What is open banking?

Open banking is a set of developments that allow third-party financial service providers to access consumer banking data, transaction data and other financial data, using application programming interfaces (APIs). This data can come from both banks and non-bank financial institutions.

Open banking is a significant source of innovation for a huge number of businesses and services, and banks and financial institutions are utilising these developments to improve their service offering and expand the scope of the services available to users.

It allows consumers, financial institutions and third-party service providers to better network and communicate with one another by sharing data more freely. While this can sound like a scary prospect for some consumers, there are strict requirements surrounding open banking to ensure the safety and security of user data.

How does open banking work?

Open banking depends on APIs (application programming interfaces). APIs are structured ways for one software to offer data and services to other softwares. Essentially, APIs are simply ways for software to communicate with one another.

APIs are effectively the instructions for how a third party can access a range of different data from a bank (account details, details of different products and services available to users, details of payments and payment service providers, for example). These APIs need to be agreed upon by all parties involved in the open banking initiative, including government bodies, regulators, banks and third-party financial services.

Then, it’s up to banks to build them, and third-party services to integrate their operating systems within these structures. Finally, the new products are created and ready to be shared with consumers in both B2B and B2C contexts.

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The benefits of open banking

The development of open banking and new banking technologies has changed the way millions of customers and businesses use their banks. It’s also massively beneficial for banks and fintech businesses themselves.

Benefits of open banking for financial institutions

  • Instead of centralised technologies, open banking uses improved networking to share financial data.  This allows banks to more securely share financial data and information with institutions. 
  • Open banking has helped to democratise the finance space, breaking down barriers for new products and companies to enter the market.
  • New players and smaller organisations in the industry have access to the same data as big corporations, which allows them to create more affordable alternatives to traditional financial services
  • This increased competition in the sector also means that even traditional finance institutions need to quickly grow and develop to improve their offerings alongside those of so-called “challenger banks”.

Benefits of open banking for consumers

  • Open banking not only democratises the process for banks, but for users too. 
  • Users will find it easier to carry out a range of processes that have historically needed to be done manually. For example, open banking can help facilitate the automation process of switching to a new bank within only a few hours! In the past, this process could take several days, and up to weeks in some cases!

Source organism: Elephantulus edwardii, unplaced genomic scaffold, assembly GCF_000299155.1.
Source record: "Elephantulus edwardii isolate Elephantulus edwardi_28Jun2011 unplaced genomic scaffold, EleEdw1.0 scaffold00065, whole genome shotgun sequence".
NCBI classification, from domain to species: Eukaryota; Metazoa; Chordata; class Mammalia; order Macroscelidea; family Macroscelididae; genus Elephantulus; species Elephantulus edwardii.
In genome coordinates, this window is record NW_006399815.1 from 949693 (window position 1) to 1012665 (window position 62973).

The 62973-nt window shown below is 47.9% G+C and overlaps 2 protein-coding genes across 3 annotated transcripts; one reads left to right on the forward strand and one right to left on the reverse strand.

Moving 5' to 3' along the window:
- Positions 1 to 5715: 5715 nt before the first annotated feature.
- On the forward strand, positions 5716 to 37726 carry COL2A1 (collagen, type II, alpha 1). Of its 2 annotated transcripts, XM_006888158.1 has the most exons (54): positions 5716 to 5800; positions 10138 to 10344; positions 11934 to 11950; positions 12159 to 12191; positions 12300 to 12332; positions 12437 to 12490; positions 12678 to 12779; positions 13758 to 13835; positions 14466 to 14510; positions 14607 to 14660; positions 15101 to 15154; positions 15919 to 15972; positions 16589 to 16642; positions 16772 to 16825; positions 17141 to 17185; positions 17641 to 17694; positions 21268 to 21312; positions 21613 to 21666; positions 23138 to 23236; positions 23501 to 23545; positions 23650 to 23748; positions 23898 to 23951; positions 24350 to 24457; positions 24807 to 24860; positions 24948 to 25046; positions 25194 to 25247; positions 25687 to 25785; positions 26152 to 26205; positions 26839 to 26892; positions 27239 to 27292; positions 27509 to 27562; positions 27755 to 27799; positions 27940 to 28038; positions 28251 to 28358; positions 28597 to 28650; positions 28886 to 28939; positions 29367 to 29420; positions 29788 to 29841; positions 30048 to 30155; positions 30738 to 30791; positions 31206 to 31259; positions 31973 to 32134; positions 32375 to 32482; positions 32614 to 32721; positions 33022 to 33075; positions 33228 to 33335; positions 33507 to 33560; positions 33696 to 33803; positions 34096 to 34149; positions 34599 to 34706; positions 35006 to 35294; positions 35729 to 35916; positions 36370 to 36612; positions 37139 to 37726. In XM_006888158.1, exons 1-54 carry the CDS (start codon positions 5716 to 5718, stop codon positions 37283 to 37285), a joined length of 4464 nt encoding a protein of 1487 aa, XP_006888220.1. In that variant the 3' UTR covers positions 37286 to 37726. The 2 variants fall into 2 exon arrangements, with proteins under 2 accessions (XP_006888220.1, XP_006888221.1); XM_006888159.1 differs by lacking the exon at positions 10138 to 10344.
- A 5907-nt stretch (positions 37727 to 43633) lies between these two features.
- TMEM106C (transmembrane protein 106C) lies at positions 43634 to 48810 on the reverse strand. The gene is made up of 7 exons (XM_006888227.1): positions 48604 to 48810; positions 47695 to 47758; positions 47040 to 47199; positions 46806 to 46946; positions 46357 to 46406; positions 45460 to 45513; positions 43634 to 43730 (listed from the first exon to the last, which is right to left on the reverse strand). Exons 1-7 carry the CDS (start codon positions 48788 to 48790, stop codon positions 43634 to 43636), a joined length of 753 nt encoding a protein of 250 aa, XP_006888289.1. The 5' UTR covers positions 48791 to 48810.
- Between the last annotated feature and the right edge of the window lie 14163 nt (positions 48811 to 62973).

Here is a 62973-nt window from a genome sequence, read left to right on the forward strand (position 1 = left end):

• Open banking APIs and their related technologies can also look at consumers’ transaction data on behalf of customers to identify the best financial products and services for them. For example, these technologies can recommend accounts with better interest rates, or credit cards with better terms than their existing providers.
  • Open banking allows for the implementation of advanced analytics, which can proactively advise customers on their finances if they so wish!
  • With open banking, consumers have access to a broader, deeper, and more comprehensive range of services than they would have had access to with traditional digital banking.
  • Open banking allows users to pay from their bank account for consumer goods and services. This allows for increased security and transparency over their payments and payment history.

How do I know open banking is safe?

The concept of sharing banking information with third parties is a daunting one for most users, so having rigorous security processes in place is vitally important.

Open banking uses rigorously tested software and security systems for all of its operations. Users will never be asked to give third parties their bank login details or password. No organisation other than their own bank or building society will ever need these details – this is one of the main security functionalities of open banking.

Only apps and websites regulated by the financial conduct authority or European equivalent can enrol in the open banking Directory. The open banking directory (or OBIE in the UK) is another key security feature at the very heart of open banking. Only FCA regulated businesses can join the directory to ensure the safety of consumers and their data. Data shared through open banking is also still protected by data protection laws and the Financial Ombudsman Service.

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The risks of open banking

Open banking is not unsecure as many users think, but it does come with its own risks.

  • The financial privacy and security of individual consumers’ finances can be at risk, which also increases liability for financial institutions.
  • There is a possibility that open APIs for banking can threaten the security of a customer’s account due to the potential for malicious applications to take money out of a customer’s account as a result of open APIs